Wednesday, April 25, 2007

why computers are a bad investment.

Here's a group of vintage Macintosh Powerbooks.

These were state-of-the-art machines back in 1998. From left to right, they're a Powerbook 3400c, a Powerbook G3 "Wallstreet", and a Powerbook 2400c. I got them off eBay and Macintosh swap lists for $75, $125, and $150, respectively. Each came with accessories, extra disk drives, and (in the case of the 3400c) enough spare parts to build another machine. They're all fully functional and just as useful as the day they left the factory.

In 1998, the aggregate value of those three machines was almost $12,000.

The 3400 in that configuration retailed for $4,500. The G3 "Wallstreet" as pictured went for close to $4,000, and the little 2400 subnotebook would have set you back $3,000. I bought all three for a grand total of $350. That's amazing depreciation, isn't it?

I use those old 'books strictly as word processors, a task to which they're still well suited. In fact, they make better word processors than the new Apple portables, because the keyboards on the old machines are far superior to the ones on the new laptops. You don't need a whole lot of processing power to run Word. Those three "obsolete" rigs are even all hooked up to my home wireless network via Skyline WiFi cards.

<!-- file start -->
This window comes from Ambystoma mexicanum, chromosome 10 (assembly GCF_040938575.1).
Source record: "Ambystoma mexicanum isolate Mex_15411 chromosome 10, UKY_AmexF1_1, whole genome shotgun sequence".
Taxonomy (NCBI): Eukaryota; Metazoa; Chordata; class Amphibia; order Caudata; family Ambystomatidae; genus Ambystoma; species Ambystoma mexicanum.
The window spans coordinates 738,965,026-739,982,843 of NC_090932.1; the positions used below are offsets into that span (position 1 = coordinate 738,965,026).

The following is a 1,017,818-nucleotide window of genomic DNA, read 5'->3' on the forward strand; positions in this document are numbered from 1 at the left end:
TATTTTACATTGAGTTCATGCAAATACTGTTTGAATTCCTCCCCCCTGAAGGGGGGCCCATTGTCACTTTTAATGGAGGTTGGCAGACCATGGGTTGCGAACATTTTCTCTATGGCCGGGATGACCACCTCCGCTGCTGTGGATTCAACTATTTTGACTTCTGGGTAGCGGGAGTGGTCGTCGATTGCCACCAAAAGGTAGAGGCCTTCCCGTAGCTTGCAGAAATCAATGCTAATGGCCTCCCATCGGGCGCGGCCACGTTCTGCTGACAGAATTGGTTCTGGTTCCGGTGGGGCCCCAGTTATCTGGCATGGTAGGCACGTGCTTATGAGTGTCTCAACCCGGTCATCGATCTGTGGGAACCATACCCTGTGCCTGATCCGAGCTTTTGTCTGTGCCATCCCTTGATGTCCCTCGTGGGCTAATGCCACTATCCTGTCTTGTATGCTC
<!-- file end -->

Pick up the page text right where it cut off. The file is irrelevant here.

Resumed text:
I remember drooling over those laptops in the computer store on Storrow Drive in Boston back in 1998, so I guess part of my enjoyment of this little collection is undoubtedly some sense of delayed fulfillment. Still, they're only "obsolete" because there's newer and shinier stuff out there to be had, not because they can't get the job done anymore.

Plus, there's an undeniable retro chic aspect to using a decade-old Powerbook for productive work. Dragging one of those into your local coffee house and firing it up in the sea of state-of-the-art laptops is a little like showing up at Tactical Rifle Skul with an original Colt SP1 with triangular handguards, prong-style flash hider and no forward assist or shell deflector.

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